The data distributor 104 applies a low logic level, in this case at ground potential, to each of the column strips 51 in turn, as selected by the column counter 101, and the data selector 102 scans the row contact strips 53 for a low logic level. If none is found, the column counter 101 advances to the next column and the scan continues, repeating its cycle indefinitely if no electrical contact is established between a row strip 53 and a column strip 51.
As has been described, when a ballot selection is made, electrical contact is made between a row strip 53 and a column strip 51. Each of the row strips 53 is normally held at a high logic level by a positive voltage applied through one of a plurality of pull-up resistors 130. Consequently, when a low or ground level is applied to the selected column strip by the data distributor 104, the low level is also transmitted to the selected row strip, but the other row strips are held at a high level by the pull-up resistors 130.
When scanning the rows and columns, as controlled by the counters 100 and 101, results in the detection of a row-column connection, the data selector 102 generates a high logic level on its output line 131. As will now be described, in detail, this has the effect of stopping the counters 100 and 101, thereby preserving the row count in counter 100 and the column count in counter 101, for subsequent interrogation by the local control processor 10 (FIG. 1), and also has the effect of setting up a control signal or flag to advise the processor that ballot data is available at this particular voter terminal.
The output signal from the data selector 102 on line 131 is connected to the D input of flip-flop 106. Thus, the next time that this flip-flop 106 is clocked, it will be switched to the on condition, in which its Q output is high and its Q output is low. As was described eearlier, the Q output of the flip-flop 106 is connected as in input to NAND gate 122. Consequently, a low level on this Q output will result in the clock signals being blocked by NAND gate 122, thus stopping the counters 100 and 101.
At this point in the operation of the interface logic, the selected row and column counts have been preserved in the counters 100 and 101, and the control processor 10 (FIG. 1) must read these values and start the counters again so that the next ballot selection can be detected. The transfer of data over lines 108a-108d to the control processor 10 (FIG. 1) is effected by proper manipulation of the control lines 109-112 from the processor, the functions of which will now be more specifically described.
Control line 110 transmits a low logic level from the processor 10 (FIG. 1) when this particular terminal is being serviced or interrogated by the processor. It will be appreciated that the processor 10 (FIG. 1) will normally have to service a plurality of voter terminals, and some means must, therefore, be provided for it to time-share its operations among the several terminals. Control line 110 serves this purpose.
Control line 112 is the flag indicating that row and column data are available at this terminal. It will be noted that the Q ouput from flip-flop 106 is connected by line 132 as an input to another NAND gate 133, the other input of which is derived from the inverse of the signal on control line 110. Thus, the logic level on line 112, which is the output from NAND gate 133, will be low when data is available, as determined by flip-flop 106 being switched on, and the processor is servicing this terminal. Control line 112 will be high otherwise, indicating to the processor that no data is presently available at this terminal.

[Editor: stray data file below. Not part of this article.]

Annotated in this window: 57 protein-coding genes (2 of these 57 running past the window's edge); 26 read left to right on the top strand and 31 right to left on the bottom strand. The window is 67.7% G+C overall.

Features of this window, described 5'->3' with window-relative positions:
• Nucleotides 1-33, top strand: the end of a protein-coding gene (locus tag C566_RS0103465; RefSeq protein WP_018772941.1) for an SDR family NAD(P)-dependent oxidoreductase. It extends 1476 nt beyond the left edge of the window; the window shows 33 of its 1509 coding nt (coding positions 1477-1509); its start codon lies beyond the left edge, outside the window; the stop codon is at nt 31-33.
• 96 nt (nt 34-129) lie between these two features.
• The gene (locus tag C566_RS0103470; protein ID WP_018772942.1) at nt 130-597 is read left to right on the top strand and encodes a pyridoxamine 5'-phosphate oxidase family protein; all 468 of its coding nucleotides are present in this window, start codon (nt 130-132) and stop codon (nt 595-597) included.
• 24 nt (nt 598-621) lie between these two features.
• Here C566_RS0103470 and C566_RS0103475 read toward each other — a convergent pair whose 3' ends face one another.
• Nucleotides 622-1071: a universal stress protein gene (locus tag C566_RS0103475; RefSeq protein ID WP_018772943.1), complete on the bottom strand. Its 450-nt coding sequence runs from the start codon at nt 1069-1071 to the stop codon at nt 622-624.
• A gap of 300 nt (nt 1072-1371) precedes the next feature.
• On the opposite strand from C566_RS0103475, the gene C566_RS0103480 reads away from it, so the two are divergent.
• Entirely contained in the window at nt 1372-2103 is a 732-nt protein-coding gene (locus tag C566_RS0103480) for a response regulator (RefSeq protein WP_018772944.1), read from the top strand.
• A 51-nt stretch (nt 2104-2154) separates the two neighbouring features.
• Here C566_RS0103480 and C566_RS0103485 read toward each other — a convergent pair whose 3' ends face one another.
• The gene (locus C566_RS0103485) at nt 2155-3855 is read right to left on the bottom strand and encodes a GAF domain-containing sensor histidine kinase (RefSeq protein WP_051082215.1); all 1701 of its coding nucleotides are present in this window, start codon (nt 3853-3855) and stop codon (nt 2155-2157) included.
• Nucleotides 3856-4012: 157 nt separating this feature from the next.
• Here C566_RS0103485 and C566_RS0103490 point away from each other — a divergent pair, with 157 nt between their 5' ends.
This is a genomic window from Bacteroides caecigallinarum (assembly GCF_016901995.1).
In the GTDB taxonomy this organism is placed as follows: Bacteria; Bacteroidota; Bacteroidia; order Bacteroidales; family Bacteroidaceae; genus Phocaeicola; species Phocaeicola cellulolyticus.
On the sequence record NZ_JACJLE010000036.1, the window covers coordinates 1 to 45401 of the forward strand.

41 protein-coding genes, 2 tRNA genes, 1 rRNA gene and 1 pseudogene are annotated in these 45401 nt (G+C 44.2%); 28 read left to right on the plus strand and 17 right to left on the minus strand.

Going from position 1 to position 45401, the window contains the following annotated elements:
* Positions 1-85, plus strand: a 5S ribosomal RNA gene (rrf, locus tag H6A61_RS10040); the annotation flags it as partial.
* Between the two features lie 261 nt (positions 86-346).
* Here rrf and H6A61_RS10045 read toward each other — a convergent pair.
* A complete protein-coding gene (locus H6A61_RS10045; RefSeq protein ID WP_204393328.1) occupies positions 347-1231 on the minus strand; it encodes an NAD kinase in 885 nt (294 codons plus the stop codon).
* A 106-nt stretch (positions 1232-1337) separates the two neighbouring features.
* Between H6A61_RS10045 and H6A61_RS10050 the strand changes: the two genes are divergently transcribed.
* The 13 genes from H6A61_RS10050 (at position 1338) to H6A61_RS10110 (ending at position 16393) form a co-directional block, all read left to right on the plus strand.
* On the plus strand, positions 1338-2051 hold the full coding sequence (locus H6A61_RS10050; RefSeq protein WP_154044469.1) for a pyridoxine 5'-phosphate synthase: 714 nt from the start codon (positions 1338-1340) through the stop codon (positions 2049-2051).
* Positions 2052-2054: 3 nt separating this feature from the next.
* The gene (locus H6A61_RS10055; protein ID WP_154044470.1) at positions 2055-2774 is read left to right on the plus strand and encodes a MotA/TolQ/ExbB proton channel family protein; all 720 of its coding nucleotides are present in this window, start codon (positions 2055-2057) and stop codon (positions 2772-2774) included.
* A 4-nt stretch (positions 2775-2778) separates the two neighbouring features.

Control line 111 is a row-column selection line. Since, for reasons of economy, only four data lines 108a-108d are utilized, only row or column data may be transmitted at a given time. Line 111 is set high by the processor when column data is requested, and low when row data is requested. It is reset to the high level again after the row data has been read.
Finally, control line 109 allows the status of the sense switch 62 to be transmitted over data line 108a. When line 109 is set low, line 108a represents the status of the sense switch 62. Line 108a is then high when the sense switch 62 is open, and is low when the sense switch is closed, indicating the presence of a ballot card. So long as control line 109 is held high, data line 108a indicates one bit of the inverse row or column count. The logic whereby the status of the control line 109 effects the selection of signals for data line 108a includes two inverters 136 and 137 and three NAND gates 138, 139 and 140, the last of which is indicated in FIG. 6 as an equivalent OR gate with inverted inputs. Since this logic is not critical to the invention as claimed, it will not be described in detail. Its operation may be easily verified by inspection and analysis of the relevant portions of FIG. 6.
The one-of-two data selector 103 is more properly a four-of-eight data selector, since it selects as its outputs either the row count from counter 100 or the column count from counter 101, according to whether control line 111 is low or high. The four outputs from the data selector 103 are connected to data lines 108a-108d through NAND gates 141-144, respectively, each of which has as its other input the inverse of the signal on control line 110. Thus when control line 110 is held low, the data lines 108a-108d are set to the inverse values of the selected row or column count. The control line 111, which, it will be recalled, is used to select row or column data, is also connected through two further NAND gates 146 and 147 to the D input of the flip-flop 107, so that, when row data is selected by making line 111 low, the D input of this flip-flop is also forced low, and the flip-flop 107 is switched to the off condition. The effect of this will become clear in the ensuing description of the operation of the logic as data is read by the control processor 10 (FIG. 1).